Why should this weekend be interesting? This picture says it all:
First, the shirt. It says (if you look closely), "Mass Start Championships US National Long Track." (And I must say it's one of the cooler skating shirts I've gotten.)
Now for those not familiar with speedskating, long track racing comes in two flavors: metric and pack (or, as our Canadian brethren like to say, Olympic style and mass start. And be sure the "a" in "mass" is the broad Canadian "a," not to be confused with the Canadian "eh," eh?). Of the two flavors, I prefer metric--pack gives me a bad case of indigestion. I'm a control freak who (as I may have mentioned once or twice here) does not like to have anyone near me on the ice when I'm racing. I have enough trouble keeping track of what my own body is doing, let alone worrying where someone else's is, what their strategy is, and how my strategy must change when theirs does. Since drafting plays a big role in pack style skating, I can't usually just "skate my own race" without paying heed to anyone else, because the "anyone else" will just draft merrily along behind me, saving a significant amount of energy, and then pass me at the end. Pack races make me very anxious.
So I haven't raced pack in five years, since the Nationals in 2007. And in the five years since then, I have professed my dislike of pack to anyone who would listen. This weekend, though, the US National pack style--or, as the shirt says, mass start--event will be held at my home oval, the John Rose in Roseville. Since it's the last official event of the year, I decided to sign up. There are seven of us in my age group, which is a lot of full-size women to be sharing the starting line, but so far I've been able to avoid any pre-event stressing about it. I want this weekend to just be fun, and so far everything leading up to it has been--skating with my friends who are also going to be racing; comparing notes about who's in our age group, what everyone's strategy is, and so on. (For the record, my strategy is "leave the starting line as fast as possible and skate every race hard, without paying any attention to what anyone else is doing, if I can. If I can't, do as I did in 2007 when I got boxed in during the 1000 meter--freak out, do something stupid, cut someone off, and get disqualified." I think this strategy covers pretty much any scenario I might encounter during the races).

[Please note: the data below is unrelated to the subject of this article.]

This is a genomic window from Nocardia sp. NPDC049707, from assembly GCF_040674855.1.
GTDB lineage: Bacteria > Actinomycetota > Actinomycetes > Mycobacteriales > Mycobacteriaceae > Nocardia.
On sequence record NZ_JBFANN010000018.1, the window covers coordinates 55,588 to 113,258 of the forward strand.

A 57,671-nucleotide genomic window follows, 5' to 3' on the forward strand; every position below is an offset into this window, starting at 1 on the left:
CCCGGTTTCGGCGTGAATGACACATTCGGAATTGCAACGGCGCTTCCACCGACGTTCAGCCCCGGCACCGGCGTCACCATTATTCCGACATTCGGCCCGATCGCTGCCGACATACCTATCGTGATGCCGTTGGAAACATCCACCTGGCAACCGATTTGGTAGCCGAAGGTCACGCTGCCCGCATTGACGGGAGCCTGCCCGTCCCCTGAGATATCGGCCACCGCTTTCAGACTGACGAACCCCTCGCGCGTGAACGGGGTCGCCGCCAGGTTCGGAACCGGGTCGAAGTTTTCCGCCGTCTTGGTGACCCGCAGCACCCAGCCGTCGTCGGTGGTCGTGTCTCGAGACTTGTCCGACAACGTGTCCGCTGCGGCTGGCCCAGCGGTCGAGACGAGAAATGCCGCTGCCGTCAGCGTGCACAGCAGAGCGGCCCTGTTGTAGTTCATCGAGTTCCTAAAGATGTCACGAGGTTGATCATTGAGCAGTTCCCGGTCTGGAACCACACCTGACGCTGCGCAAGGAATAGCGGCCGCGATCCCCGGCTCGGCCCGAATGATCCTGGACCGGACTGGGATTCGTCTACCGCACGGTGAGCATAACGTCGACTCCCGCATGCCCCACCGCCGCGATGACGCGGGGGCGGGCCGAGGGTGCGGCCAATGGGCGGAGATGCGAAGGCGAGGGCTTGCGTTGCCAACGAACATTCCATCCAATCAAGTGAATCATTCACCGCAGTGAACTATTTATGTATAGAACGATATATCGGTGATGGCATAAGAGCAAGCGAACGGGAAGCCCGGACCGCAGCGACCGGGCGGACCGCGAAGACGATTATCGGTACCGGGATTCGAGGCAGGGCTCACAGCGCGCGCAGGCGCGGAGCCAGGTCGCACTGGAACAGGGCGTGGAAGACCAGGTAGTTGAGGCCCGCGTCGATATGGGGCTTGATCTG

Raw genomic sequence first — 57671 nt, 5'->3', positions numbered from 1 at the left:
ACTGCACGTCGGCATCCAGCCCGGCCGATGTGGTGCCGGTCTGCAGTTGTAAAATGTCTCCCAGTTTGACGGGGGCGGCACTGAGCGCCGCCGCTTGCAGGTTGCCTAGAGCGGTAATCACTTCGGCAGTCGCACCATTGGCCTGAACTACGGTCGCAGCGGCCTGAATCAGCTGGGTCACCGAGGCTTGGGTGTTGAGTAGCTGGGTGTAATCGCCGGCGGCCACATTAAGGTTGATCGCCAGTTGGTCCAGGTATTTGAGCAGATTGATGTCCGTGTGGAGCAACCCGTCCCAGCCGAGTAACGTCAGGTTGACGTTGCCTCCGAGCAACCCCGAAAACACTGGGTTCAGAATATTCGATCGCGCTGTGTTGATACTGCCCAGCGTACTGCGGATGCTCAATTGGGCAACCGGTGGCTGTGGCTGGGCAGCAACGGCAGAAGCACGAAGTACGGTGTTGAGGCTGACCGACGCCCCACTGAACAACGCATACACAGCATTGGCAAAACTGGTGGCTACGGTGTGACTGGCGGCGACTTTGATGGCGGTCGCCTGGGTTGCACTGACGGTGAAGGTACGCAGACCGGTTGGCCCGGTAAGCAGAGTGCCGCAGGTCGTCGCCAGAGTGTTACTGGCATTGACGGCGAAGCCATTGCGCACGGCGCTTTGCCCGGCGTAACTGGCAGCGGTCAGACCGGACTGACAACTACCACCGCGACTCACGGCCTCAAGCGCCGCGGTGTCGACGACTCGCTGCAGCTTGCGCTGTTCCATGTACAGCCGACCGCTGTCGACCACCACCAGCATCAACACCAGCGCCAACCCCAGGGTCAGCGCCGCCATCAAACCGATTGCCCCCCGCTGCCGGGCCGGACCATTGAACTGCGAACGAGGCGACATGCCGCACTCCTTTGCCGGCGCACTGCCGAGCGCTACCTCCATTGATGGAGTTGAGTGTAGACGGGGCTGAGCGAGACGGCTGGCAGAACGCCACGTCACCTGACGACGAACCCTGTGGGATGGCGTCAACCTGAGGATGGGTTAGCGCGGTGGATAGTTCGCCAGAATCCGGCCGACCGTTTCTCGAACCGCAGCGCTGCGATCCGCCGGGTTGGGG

So that's the racing this weekend...five races over two days, during which I hope to have fun, avoid neuroses and anxiety, dodge the 12 other flashing blades I'll be sharing the ice with, and enjoy the atmosphere of a pack meet for a change.
Now, as for the second interesting thing, check out the black box on my right hip (you know, the one on the left in the photo). It's a 48-hour Holter monitor, or EKG monitor. Yes, I decided I want to know what (if anything) is going on with my heart. On Wednesday I got an "event monitor" from my doctor, which is a different kind of EKG monitor than the one I'm wearing in the picture. I tried it at skating Wednesday and Thursday and discovered that it was not going to be workable. With this kind of monitor you have to push a button when you are having the arrhythmia, to start the recording--and pushing a button on a small device on your waistband while you're skating is a bit tricky even if you're not a klutz. So my doctor suggested the Holter (which I've had at least three times in the last 20 years), since it keeps a continuous recording of every heartbeat, and needs no button-pushing. I think it's definitely the best way to go in this situation, although it's a bit cumbersome to have five wires stuck to various parts of your chest for 48 hours (not to mention not being able to shower between day one and day two of racing!). Hopefully I'll get some good information from it, though.
So there you have it--pack racing and EKG's. Should be a fun weekend!